Article by Pitch the Perfect Investment
This is the second in a sporadic series called The Arbitrage Mindset. Our first post dealt primarily with an arbitrage in Dunkin Donuts gift cards. As a refresher, the definition of “arbitrage” according to Merriam-Webster is:
The LF Brook Absolute Return Fund lost -2.52% in the second quarter of 2021, compared to a positive performance of 7.59% for its benchmark, the MSCI Daily TR Net World Index. Year-to-date the fund has returned 4.6% compared to 11.9% for its benchmark. Q2 2021 hedge fund letters, conferences and more According to a copy Read More
Q1 hedge fund letters, conference, scoops etc, Also read Lear Capital
“The nearly simultaneous purchase and sale of securities or foreign exchange in different markets in order to profit from price discrepancies.”
When you have the arbitrage mindset, your mind instinctively identifies arbitrage relationships in normal everyday situations. As an investor, this is an important skill to hone and cultivate.
Today’s blog post is ripped from the headlines of the Wall Street Journal. To avoid copyright infringement, we cannot reproduce the article but here is a link to a google search to find the article, Coin-roll Hunting: the secrets of a treasure seeking hobby.
The article discusses a hobby of sorts where people go to the bank, get rolls of pennies, nickels, dimes and/or quarters, and then look for older coins like wheat-backed pennies which were minted between 1909 and 1959 and silver coins – quarters and dimes minted before 1964 (90% silver). What the article failed to mention is that nickels were actually minted with 35% silver between 1942 and 1945 because nickel and copper were needed for the war effort.
When I was a kid (late 1970’s) I was a numismitist and engaged in coin-roll hunting (although it wasn’t called that back then). I used to ride my bicycle about a mile to the local bank, get $20 worth of pennies in rolls and go through them looking for “wheaties” which are characterized by wheat stalks on the “reverse” of the coin (in numismatic nomenclature, the front of a coin is the obverse, the back is the reverse).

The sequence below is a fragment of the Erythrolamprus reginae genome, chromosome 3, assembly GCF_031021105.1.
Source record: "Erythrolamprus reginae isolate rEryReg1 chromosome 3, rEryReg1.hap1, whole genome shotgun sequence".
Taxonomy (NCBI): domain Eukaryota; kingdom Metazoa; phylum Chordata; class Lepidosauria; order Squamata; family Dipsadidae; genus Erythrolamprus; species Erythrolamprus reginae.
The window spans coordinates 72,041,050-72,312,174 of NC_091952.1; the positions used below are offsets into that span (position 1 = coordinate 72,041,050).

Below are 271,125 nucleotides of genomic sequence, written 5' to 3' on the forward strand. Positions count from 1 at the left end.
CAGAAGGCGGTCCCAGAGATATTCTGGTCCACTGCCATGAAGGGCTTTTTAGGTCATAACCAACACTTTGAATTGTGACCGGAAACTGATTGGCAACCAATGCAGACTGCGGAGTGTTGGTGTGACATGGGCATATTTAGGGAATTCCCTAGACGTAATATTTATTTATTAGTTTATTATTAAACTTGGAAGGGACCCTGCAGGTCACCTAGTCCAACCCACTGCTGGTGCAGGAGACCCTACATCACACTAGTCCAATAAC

I would usually find maybe one wheat penny in every third or fourth roll (50 pennies in a roll) for a hit ratio of 1 for every 200 pennies. If the ones I found were older (between 1909 and 1944), they usually wouldn’t be in very good condition like the one pictured below (in coin rating the lowest is AG-3 “about good”, then G-4 “good”, VG-8 “very good”, F-12 “fine” and so on up to MS-70 “mint state”):
And if they were in MS-60 to MS-70 or “mint” condition (like the one below), they were often from the 1950’s:
I still have the bag of the coins and there are maybe a hundred or so. Most of them are from after 1945. Looking up the prices on a website, the values are between $0.15 and $0.20 for coins before 1945 and $0.05 for circulated coins after. Ones after 1945 in exceptionally good condition are worth between $0.40 and $0.70. So today, decades later, they aren’t worth much.
As for silver coins, I found much fewer of these, I have maybe a dozen that I got from coin-roll hunting when I was a kind. And occasionally, I will still find old coins in the change I receive. For reference, the melt values on May 7, 2018 with silver trading at approximately $16.45 per ounce are $0.93 for a nickel, $1.19 for a dime and $2.98 for a quarter. Remember this is for nickels between 1942 and 1945 and dimes and quarters before 1964.
In 1979, the minimum wage was $2.90 per hour so even at today’s prices coin-roll hunting wasn’t a good arbitrage for me (but I guess it kept me out of trouble).
But there is sometimes an arbitrage with modern day coins which fluctuates with the commodity prices of copper, nickel and zinc. Below are “melt values” for different US coinage given commodity prices as of May 7, 2018. As you can see there is quite a large arbitrage from melting down pennies before 1982 for their copper. Other coins would produce a loss.
But alas, there is no arbitrage. On December 20, 2006, there was a new law enacted – 31 CFR Part 82 – “5-Cent and One-Cent Coin Regulations.” Which states:
Except as specifically authorized by the Secretary of the Treasury (or designee) or as otherwise provided in this part, no person shall export, melt, or treat:
(a) Any 5-cent coin of the United States; or
(b) Any one-cent coin of the United States.
The penalty is a fine of not more than $10,000 and / or imprisonment of not more than 5 years.
There is actually an exception to the the rule which states: “The exportation of 5-cent coins and one-cent coins having an aggregate face value amount of not more than $5 carried on an individual, or in the personal effects of an individual, departing from a place subject to the jurisdiction of the United States.” What this means is that if you have more than $5 of 5-cent or one-cent coins on your person when leaving the country you are in violation.
Moral of the story, “coin-hunting” is not an arbitrage and while melting pre-1982 pennies can be extremely profitable, it can land you in jail. Finally, don’t leave the country with too much change in your pockets…